OBSERVATIONS and RECOMMENDATIONS For designers and trade showrooms everywhere I love talking to Dennis Miller of Dennis Miller Associates. Our talks usually focus on something that he is noticing on the showroom floor that just doesn’t sit well with him and this was one of those talks.
Dennis told of a designer who was getting some push back from their client about crating and delivery charges. As a multi-line showroom, different lines have different policies – some blanket wrap, others crate – and there is a cost to both. Knowing who does which takes partnership with the showroom salesperson and needs to be part of the discussion well before the quote or order is written.
But the rub was when the designer passed the client concerns back to the showroom…for THEM to manage with the client… which doesn’t work on so many levels.
First, dealing with the client is the responsibility of the designer, not the showroom. To pass the buck of a concern back to the showroom breaks that connection, and in doing so, makes the designer less relevant. This isn’t intentional, but a natural occurrence when the responsible party steps aside. By passing the buck, the client will look to bypass the designer at the next difficult junction, again, diminishing their relevance.
Second, this is what the designer is being paid to do –to manage all aspects of the project and not just the fun or easy ones. The showroom can help with the information but it’s not their role to do the job that the designer has contracted to do.
And finally, having challenging conversations is an area of practice and development. It takes having them to get better at having them. Avoiding them or passing them along to someone else robs the designer of the opportunity to hone an important skill that will serve them the next time a challenging conversation or delicate discussion arises. I have coached countless professionals on developing the confidence and vocabulary necessary to successfully navigate all aspects of client interactions resulting in stronger, more profitable relationships with their clients. If you think you could benefit by improving or polishing your skills, reach out. I am just a phone call or an email away! You will be so glad you did.
Featured Artisan: Jeff Steele Steele & Rowe Inc.: Serving the Yachting Community from Newport to Cape Cod
Jeff Steele and son Leo
This month our Featured Artisan is Jeff Steele of Steele and Rowe – third generation canvas fabricators for yachts and boats in North Dartmouth, MA. I met Jeff a couple of years ago through his fiancé, Courtney Saunders, one of my favorite peeps who is incredibly driven and creative, with energy to spare…and Jeff shares those qualities and then some, which makes them a dynamic duo. Jeff’s photo (above) includes their beyond adorable son, Leo. Knowing what Jeff does for work, I asked him to replace the canvas on my vintage directors chairs (the orange and white striped one featured) and not only did he do a beautiful job of replacing the fabric (on chairs that are not supposed to be replaced!) but did a lovely job of refinishing the wood arms… I had to know more! So I asked him to show me other work that he did, which you will see. He also do leather work on yachts that is equally lovely.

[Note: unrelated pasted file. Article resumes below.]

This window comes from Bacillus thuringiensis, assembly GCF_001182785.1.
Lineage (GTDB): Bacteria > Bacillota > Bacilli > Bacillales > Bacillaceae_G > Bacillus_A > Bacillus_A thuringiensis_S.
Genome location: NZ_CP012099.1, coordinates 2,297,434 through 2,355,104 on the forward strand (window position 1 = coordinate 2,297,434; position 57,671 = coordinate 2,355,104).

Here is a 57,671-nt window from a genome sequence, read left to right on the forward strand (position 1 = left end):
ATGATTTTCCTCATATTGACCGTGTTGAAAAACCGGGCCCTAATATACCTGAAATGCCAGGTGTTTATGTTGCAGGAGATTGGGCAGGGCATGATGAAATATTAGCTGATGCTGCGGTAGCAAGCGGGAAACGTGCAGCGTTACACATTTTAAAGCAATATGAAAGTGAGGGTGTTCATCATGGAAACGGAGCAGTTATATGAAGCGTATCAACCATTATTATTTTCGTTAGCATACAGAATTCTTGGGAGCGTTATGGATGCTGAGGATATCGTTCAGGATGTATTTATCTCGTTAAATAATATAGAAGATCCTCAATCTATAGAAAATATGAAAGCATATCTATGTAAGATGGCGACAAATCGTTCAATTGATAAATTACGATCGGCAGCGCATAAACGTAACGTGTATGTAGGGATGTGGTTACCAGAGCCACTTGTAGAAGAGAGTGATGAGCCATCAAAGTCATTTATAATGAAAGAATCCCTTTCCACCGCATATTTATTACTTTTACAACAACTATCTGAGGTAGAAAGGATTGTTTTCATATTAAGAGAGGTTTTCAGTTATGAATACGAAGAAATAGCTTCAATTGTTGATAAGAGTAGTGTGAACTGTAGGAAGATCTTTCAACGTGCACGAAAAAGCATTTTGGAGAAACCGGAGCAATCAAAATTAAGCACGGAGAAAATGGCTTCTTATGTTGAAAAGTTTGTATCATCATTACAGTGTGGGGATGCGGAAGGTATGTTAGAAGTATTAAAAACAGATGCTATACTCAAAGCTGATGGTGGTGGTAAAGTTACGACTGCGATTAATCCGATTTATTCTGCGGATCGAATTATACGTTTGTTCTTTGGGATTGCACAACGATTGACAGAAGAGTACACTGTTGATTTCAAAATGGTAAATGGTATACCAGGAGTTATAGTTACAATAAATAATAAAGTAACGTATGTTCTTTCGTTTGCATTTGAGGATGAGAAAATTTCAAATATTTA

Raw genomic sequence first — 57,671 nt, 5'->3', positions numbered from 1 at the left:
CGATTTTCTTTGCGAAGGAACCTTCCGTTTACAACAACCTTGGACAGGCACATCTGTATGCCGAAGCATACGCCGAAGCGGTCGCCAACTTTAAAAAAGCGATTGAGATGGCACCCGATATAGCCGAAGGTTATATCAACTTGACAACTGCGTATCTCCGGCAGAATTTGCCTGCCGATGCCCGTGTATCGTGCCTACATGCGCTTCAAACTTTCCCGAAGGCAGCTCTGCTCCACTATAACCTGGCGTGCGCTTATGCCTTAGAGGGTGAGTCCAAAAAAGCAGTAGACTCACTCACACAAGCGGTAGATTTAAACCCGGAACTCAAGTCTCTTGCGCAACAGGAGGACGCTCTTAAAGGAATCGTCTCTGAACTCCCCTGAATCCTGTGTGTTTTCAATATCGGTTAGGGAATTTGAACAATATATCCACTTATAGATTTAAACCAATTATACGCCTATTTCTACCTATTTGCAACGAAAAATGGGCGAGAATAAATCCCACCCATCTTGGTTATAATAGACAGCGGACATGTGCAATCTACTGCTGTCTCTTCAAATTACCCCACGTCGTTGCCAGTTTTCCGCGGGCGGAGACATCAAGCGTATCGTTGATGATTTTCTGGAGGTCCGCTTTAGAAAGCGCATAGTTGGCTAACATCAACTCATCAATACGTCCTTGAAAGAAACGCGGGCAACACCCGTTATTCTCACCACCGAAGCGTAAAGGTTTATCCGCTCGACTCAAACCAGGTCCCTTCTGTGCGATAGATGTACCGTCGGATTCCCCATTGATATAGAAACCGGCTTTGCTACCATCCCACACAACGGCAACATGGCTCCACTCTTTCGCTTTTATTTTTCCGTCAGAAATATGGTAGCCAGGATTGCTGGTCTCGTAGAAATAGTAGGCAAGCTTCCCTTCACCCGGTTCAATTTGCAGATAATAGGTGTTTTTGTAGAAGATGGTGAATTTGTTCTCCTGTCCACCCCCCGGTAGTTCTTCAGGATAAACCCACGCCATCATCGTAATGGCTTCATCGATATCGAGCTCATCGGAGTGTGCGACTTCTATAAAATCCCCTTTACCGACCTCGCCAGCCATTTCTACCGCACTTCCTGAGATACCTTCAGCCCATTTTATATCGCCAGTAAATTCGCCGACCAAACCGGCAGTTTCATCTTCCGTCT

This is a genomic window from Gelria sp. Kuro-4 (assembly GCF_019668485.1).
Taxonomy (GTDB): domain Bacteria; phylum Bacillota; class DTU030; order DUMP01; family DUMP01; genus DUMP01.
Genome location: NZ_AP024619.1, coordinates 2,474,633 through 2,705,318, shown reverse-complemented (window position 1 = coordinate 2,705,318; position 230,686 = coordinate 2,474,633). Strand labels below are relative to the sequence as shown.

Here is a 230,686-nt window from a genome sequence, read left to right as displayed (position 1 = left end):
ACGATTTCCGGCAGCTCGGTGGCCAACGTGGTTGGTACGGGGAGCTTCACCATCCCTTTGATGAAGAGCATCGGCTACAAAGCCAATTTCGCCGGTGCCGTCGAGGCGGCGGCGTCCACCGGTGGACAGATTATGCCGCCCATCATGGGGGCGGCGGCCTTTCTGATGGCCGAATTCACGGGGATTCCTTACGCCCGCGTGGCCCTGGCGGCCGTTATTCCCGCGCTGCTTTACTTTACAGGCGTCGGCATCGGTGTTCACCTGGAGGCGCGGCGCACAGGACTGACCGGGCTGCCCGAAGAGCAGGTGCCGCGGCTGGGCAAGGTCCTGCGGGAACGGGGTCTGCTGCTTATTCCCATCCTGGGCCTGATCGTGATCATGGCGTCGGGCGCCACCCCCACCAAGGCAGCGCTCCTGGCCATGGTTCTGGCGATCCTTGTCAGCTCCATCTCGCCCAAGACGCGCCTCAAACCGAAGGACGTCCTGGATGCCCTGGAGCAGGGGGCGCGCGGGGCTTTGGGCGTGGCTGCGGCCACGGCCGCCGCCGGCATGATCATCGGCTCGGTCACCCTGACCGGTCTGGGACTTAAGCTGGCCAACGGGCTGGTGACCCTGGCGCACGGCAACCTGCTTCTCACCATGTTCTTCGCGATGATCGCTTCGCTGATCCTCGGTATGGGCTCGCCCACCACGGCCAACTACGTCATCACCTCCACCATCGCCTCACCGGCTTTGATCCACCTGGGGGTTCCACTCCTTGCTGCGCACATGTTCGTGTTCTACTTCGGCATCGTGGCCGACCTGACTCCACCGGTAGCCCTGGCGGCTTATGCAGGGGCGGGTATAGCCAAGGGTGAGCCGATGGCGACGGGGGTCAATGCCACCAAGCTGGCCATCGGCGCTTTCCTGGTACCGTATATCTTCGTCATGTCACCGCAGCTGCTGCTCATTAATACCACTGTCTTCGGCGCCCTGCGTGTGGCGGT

And while he is fortunate to have more business than he can say grace over, like all small business owners he is looking to the future for himself and the next generation, and the changes to make in this business to continue to be profitable and relevant.
1. What are the biggest changes you have seen to the industry and to your business in the last five years?
The biggest changes in the boating industry is the decline in new production boats…with less new boats being built, there’s more individual customers wanting to renew or repair there existing canvas…
2. What have you done in your business to respond to those changes and how is that working for you?
To respond to our customers changing needs we have priced accordingly and seasonally to maximize our pipeline…we have also taken a more diverse workload…it has given me a chance to work on different projects to gain and diversify my experience…I’ve made cushions, backpacks and recovered chairs…
3. What do you predict for the art and design industry? And how will you prepare for it?
I predict the art and design to provide more options in color and materials available…to prepare for it we have to continue educating ourselves in product knowledge…we also need to know what materials are best for each application and regionally which materials will last the longest…we could work on a boat that will be in Florida all year long and the sun affects the canvas and thread differently and longer then in New England…
Thank you, Jeff for your participation and your commitment to excellence.